Native plants are well adapted to our growing conditions, and so most of them are easy to grow and need only minimal care once established.
Some indestructible ones include the dwarf crested iris, (Iris cristata), which blooms in early spring in zones 4 through 8 and readily spreads to form mats of plants in full to partial shade. It seems to me to be easy to grow anywhere in my garden and has neat low-growing, sword-shaped leaves and dainty violet to white blooms.
The wild geranium, Geranium maculatum, native to the eastern half of North America, is especially easy to transplant and blooms April through July in zones 3 through 8 in both sun and shade and spreads slowly by rhizomes.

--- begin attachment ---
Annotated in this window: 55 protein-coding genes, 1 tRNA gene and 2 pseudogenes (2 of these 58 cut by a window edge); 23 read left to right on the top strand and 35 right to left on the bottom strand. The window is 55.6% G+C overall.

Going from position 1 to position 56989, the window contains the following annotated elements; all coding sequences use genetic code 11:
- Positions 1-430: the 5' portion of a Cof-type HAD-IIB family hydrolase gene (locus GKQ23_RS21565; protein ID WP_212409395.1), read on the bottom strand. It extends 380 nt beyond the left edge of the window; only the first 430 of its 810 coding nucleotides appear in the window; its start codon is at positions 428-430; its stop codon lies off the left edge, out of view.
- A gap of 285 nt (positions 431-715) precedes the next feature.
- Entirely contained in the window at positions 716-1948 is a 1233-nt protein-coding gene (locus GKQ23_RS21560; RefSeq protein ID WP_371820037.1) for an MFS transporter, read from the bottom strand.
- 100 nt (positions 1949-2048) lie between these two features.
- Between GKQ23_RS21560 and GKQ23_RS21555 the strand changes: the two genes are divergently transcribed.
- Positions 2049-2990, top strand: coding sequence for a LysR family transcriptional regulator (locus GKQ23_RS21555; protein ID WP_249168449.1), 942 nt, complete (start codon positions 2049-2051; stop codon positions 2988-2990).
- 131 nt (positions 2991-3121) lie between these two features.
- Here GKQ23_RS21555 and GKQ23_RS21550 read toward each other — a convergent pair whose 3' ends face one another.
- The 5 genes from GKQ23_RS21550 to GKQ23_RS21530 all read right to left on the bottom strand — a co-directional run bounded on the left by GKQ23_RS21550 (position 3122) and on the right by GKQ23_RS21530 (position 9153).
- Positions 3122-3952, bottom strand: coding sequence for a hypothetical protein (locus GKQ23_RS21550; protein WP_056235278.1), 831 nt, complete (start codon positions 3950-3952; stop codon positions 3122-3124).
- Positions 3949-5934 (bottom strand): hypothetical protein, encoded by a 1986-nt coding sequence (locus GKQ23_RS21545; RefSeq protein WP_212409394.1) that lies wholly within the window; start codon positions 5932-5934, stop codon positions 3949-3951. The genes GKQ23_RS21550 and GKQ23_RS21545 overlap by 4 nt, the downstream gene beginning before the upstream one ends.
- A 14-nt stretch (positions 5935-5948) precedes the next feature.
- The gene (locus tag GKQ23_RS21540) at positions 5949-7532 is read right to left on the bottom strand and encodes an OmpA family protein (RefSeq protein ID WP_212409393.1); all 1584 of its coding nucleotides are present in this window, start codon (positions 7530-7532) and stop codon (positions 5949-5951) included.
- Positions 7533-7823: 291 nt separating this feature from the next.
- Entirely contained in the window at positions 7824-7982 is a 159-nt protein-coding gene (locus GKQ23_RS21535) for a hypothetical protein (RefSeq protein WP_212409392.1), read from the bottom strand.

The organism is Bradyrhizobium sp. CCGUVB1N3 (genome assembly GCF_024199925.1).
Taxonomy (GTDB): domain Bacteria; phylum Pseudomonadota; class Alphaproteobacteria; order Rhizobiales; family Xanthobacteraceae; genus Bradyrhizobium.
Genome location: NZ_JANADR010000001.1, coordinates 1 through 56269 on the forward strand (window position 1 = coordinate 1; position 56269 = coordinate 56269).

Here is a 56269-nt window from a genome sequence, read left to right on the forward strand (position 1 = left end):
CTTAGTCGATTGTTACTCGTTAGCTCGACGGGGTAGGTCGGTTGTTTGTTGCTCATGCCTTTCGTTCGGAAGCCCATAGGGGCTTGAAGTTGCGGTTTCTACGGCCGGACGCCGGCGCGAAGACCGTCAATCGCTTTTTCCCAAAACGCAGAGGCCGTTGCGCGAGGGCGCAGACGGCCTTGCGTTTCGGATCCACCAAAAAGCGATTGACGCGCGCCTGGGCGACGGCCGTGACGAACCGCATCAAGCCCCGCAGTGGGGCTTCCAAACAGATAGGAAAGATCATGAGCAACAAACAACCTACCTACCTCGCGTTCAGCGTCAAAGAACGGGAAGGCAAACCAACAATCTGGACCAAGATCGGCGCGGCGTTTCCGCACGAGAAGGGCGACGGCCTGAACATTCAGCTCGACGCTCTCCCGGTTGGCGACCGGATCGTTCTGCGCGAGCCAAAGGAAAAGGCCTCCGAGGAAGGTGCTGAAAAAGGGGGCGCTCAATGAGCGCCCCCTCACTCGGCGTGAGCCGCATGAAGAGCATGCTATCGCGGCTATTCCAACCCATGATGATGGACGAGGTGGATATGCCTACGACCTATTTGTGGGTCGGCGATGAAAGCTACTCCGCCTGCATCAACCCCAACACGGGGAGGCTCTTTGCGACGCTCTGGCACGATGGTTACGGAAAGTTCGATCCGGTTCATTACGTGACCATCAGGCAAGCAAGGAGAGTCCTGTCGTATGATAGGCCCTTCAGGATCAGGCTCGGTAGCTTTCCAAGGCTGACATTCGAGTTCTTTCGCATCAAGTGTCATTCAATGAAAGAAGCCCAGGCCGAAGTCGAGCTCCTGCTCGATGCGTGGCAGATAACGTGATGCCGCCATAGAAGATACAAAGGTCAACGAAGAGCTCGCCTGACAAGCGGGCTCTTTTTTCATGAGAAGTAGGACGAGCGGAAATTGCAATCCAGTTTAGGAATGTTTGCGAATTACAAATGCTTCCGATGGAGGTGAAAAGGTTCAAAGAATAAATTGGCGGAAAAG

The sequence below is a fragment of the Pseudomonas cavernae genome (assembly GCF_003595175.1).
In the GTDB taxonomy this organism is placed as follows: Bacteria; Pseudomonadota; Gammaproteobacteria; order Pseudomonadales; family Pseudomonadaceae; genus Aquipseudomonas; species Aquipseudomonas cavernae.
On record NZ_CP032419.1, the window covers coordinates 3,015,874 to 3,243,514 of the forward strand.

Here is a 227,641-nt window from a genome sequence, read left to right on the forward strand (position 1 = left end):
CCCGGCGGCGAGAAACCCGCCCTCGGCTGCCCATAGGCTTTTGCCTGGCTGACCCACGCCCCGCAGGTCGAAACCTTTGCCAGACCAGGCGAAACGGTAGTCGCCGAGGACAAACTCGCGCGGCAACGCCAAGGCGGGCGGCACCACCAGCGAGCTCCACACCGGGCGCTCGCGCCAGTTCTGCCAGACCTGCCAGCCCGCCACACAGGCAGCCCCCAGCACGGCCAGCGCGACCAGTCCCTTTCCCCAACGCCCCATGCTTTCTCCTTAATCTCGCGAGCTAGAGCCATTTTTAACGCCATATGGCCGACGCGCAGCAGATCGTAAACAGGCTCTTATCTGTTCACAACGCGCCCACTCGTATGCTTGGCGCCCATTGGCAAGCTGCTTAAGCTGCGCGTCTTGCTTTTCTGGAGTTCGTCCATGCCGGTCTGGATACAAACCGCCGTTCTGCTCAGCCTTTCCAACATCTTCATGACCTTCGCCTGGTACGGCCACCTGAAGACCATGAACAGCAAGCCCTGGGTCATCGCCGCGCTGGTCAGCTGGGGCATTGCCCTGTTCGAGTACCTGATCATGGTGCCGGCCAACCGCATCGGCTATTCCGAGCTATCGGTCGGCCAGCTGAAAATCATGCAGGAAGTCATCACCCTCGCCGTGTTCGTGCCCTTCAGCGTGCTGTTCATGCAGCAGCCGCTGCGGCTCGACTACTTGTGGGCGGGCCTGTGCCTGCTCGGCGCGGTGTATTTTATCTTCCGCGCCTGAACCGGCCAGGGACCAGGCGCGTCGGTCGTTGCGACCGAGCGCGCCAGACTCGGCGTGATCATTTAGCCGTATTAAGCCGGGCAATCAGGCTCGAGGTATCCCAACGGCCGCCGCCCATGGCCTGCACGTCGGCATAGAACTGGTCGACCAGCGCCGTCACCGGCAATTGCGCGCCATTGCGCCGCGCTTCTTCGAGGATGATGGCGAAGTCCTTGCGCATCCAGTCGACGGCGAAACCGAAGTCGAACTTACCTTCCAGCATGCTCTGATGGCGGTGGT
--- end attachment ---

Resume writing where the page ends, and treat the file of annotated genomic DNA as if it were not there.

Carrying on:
Jacob’s ladder is another tough plant— Polemonium reptans—and blooms April through June in zones 3 through 8. It prefers shade, but if there’s enough moisture it will persist in part sun.
For fall color in my garden, I have Short’s aster— Aster shortii —which grows well even in dry shade in zones 3 through 8 and spreads happily and livens up the garden with tiny lavender blooms August through October. It combines well with Zigzag goldenrod, (Solidago flexicaulis), which also does well in part sun and shade and tolerates dry soil.